Imagine this: You're capturing the breathtaking view atop the Grand Canyon on a holiday or shooting a client's picturesque destination wedding, but the camera isn't able to contain the vast expanse in front of you. While you're able to take in the beauty of your backdrop, your camera cannot possibly grasp the entire landscape, so what do you do? The answer is simple: Panoramic photography, where you take multiple shots of a subject and stitch it together to create a single image.
Perfect for both indoors and outdoors, you can shoot a panorama of a landscape, graduation, wedding, or even the skyline in your backyard. Ready to get started? Let's go over some quick tips on making the best of a panoramic shot!
1. Use a tripod:
Mounting your camera on a tripod with a built-in bubble level and a ball head ensures that you're able to capture sections of any scene smoothly and accurately. If you rotate your camera without levelling your base, you'd end up with a scene that's actually tilted and a horizon that's off-kilter. Think of it this way: Your lens is a curved piece of glass, and when you hold it at a predefined level, the light will hit the sensor at roughly the same angle for all the shots. Without appropriate levelling, distant objects in the background of your 'scene' will fan out and you will not have an adequate overlap for a panorama. For example, consider the following picture of Bryce Canyon, Utah that was taken with a 16mm lens on a camera that was not levelled. While the foreground details seem to line the right way, the horizon is choppy and doesn't fit in with the rest of the picture.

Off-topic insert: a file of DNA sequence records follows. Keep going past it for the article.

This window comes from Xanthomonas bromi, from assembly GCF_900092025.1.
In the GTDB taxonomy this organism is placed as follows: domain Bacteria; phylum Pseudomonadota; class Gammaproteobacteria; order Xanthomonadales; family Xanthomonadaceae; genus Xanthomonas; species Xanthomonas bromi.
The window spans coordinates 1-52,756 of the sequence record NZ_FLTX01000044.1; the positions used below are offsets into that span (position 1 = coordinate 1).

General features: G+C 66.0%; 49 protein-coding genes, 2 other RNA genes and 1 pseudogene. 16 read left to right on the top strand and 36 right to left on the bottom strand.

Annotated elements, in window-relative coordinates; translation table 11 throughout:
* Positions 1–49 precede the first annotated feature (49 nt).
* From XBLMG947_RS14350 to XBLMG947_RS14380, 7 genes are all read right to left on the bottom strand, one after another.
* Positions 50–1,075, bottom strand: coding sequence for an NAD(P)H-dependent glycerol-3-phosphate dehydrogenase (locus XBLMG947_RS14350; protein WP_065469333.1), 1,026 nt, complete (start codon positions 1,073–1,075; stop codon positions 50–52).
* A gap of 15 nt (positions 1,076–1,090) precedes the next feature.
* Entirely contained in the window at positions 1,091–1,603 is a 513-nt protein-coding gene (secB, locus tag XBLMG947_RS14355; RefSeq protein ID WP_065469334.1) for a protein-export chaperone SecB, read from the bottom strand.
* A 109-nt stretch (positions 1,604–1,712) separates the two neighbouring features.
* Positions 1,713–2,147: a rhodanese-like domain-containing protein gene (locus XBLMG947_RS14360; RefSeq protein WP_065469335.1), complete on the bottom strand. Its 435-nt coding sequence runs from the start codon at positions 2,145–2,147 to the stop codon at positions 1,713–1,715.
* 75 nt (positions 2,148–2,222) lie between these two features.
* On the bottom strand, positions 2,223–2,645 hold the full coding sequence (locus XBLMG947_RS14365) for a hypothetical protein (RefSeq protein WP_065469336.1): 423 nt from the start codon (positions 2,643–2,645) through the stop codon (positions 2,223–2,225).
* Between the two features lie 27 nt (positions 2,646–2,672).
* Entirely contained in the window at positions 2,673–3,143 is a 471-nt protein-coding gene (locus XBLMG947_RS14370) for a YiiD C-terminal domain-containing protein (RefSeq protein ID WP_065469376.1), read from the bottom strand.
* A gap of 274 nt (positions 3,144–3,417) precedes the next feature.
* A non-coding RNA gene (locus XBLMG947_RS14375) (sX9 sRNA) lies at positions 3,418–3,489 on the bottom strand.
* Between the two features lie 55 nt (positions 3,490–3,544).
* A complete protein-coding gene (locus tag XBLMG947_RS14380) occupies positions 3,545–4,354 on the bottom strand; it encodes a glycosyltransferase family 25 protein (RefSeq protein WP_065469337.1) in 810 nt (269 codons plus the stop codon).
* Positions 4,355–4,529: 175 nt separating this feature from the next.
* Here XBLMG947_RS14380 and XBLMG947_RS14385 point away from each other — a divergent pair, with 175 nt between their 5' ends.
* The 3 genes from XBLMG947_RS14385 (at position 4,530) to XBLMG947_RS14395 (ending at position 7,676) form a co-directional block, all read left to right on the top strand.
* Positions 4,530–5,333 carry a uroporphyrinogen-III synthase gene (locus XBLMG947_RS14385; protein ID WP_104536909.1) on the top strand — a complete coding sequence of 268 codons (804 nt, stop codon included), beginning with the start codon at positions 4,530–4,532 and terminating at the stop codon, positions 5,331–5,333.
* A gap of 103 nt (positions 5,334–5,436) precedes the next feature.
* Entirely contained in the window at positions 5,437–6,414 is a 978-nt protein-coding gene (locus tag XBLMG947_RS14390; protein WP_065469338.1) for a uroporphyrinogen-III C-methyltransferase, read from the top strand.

2. Rotate your lens:
Once you've mounted the camera on the tripod, position your camera on the rail-side, otherwise, you'd most likely end up rotating the camera body, instead of the lens. For a panorama, the lens should be rotated around the no-parallax point, which can be found through a trial-and-error process by panning your camera left-right to see if objects like, the bushes, change in perspective with the background. If the bushes don't seem to move left-right with your camera, then try bringing your camera slightly backwards/forwards. When you don't see a relative movement between background and foreground objects, that's when you know you've positioned your camera right.
3. Overlap appropriately: